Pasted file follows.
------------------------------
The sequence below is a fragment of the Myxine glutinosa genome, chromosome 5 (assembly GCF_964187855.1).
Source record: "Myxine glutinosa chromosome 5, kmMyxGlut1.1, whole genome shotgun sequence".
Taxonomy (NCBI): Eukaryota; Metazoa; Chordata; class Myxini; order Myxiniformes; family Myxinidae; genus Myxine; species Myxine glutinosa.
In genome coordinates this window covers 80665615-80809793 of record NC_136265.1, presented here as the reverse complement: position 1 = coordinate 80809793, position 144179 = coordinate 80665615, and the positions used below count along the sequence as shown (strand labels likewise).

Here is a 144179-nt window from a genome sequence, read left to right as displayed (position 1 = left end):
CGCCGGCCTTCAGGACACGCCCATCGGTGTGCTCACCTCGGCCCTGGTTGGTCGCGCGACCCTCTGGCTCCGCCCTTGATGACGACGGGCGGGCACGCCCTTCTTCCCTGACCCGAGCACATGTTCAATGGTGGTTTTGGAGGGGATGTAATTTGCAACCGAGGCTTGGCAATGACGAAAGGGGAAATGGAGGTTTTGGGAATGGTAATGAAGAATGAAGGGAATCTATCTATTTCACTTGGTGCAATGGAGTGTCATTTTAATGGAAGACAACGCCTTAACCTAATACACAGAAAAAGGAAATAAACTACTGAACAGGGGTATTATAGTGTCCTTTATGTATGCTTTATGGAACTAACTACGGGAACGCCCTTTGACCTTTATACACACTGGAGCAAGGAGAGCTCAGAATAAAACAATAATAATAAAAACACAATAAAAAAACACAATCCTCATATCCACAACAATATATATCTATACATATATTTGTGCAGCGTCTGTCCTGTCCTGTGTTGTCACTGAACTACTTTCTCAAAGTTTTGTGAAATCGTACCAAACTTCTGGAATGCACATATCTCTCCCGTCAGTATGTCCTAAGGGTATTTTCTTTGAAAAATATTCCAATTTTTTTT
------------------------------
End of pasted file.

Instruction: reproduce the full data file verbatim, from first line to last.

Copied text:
The sequence below is a fragment of the Myxine glutinosa genome, chromosome 5 (assembly GCF_964187855.1).
Source record: "Myxine glutinosa chromosome 5, kmMyxGlut1.1, whole genome shotgun sequence".
Taxonomy (NCBI): Eukaryota; Metazoa; Chordata; class Myxini; order Myxiniformes; family Myxinidae; genus Myxine; species Myxine glutinosa.
In genome coordinates this window covers 80665615-80809793 of record NC_136265.1, presented here as the reverse complement: position 1 = coordinate 80809793, position 144179 = coordinate 80665615, and the positions used below count along the sequence as shown (strand labels likewise).

Here is a 144179-nt window from a genome sequence, read left to right as displayed (position 1 = left end):
CGCCGGCCTTCAGGACACGCCCATCGGTGTGCTCACCTCGGCCCTGGTTGGTCGCGCGACCCTCTGGCTCCGCCCTTGATGACGACGGGCGGGCACGCCCTTCTTCCCTGACCCGAGCACATGTTCAATGGTGGTTTTGGAGGGGATGTAATTTGCAACCGAGGCTTGGCAATGACGAAAGGGGAAATGGAGGTTTTGGGAATGGTAATGAAGAATGAAGGGAATCTATCTATTTCACTTGGTGCAATGGAGTGTCATTTTAATGGAAGACAACGCCTTAACCTAATACACAGAAAAAGGAAATAAACTACTGAACAGGGGTATTATAGTGTCCTTTATGTATGCTTTATGGAACTAACTACGGGAACGCCCTTTGACCTTTATACACACTGGAGCAAGGAGAGCTCAGAATAAAACAATAATAATAAAAACACAATAAAAAAACACAATCCTCATATCCACAACAATATATATCTATACATATATTTGTGCAGCGTCTGTCCTGTCCTGTGTTGTCACTGAACTACTTTCTCAAAGTTTTGTGAAATCGTACCAAACTTCTGGAATGCACATATCTCTCCCGTCAGTATGTCCTAAGGGTATTTTCTTTGAAAAATATTCCAATTTTTTTT